The Three Magi Reunited

Something pretty special is happening at the National Gallery of Art in Washington DC right now. For the first time in more than 130 years three paintings of the Magi, or the wise men, by Peter Paul Rubens are reunited for the public. These paintings remained together in the city of Antwerp until around 1876, after which they made their way to Paris where they were sold separately in 1881. They now reside in three different museums: the Plantin-Moretus Museum in Antwerp, Belgium, the National Gallery of Art in Washington, DC, and the Museo de Arte de Ponce near San Juan, Puerto Rico. The National Gallery’s painting was given to the Gallery in 1943 as part of the Chester Dale Collection and it was stipulated that it cannot travel by the bequest. That means, who knows when the Magi will be reunited again!

However, it’s not just the once-in-a-lifetime-ness of the exhibition that makes it noteworthy in my mind, it’s the story of the art itself. (Before you think I’m some art history bad ass, the National Gallery passed this awesome info onto me.) This is also about the relationship between the artist and Balthasar Moretus the Elder, head of Plantin Press, the largest publishing house in 16th and 17th century Europe.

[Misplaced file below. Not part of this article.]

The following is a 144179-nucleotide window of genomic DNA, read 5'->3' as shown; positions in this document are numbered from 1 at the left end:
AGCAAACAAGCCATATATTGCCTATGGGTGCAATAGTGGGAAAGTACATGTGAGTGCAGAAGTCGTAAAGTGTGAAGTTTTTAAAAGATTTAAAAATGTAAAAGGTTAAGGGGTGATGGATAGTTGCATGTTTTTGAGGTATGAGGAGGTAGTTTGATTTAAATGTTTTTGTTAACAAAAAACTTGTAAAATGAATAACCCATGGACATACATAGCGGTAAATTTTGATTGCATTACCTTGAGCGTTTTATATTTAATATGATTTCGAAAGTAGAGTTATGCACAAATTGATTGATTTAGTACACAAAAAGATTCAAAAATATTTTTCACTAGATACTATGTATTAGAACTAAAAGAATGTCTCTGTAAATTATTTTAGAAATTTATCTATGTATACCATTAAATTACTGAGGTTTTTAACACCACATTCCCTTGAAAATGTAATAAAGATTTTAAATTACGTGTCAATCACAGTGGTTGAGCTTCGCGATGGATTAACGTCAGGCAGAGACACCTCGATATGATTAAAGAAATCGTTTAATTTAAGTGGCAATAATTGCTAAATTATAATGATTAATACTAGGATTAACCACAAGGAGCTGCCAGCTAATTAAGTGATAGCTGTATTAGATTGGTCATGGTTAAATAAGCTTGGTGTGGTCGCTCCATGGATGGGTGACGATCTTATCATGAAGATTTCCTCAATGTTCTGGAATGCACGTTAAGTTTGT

by Peter Paul Rubens

Balthasar, a close childhood friend of Rubens, commissioned the paintings around 1618. Balthasar and his two brothers were named after the Three Magi (Balthasar, Melchior, and Gaspar), so these paintings had a special personal meaning for both the artist and the patron. Earl Powell III, director of the National Gallery of Art says, “At the time, the Adoration of the Magi was a common subject in art, but these intimate paintings take the kings out of their usual narrative setting. Rubens conjured them as tangible flesh and blood believers.”

Peter Paul Rubens: The Three Magi Reunited is in the West Building of the National Gallery of Art in Washington, DC until July 5, 2015.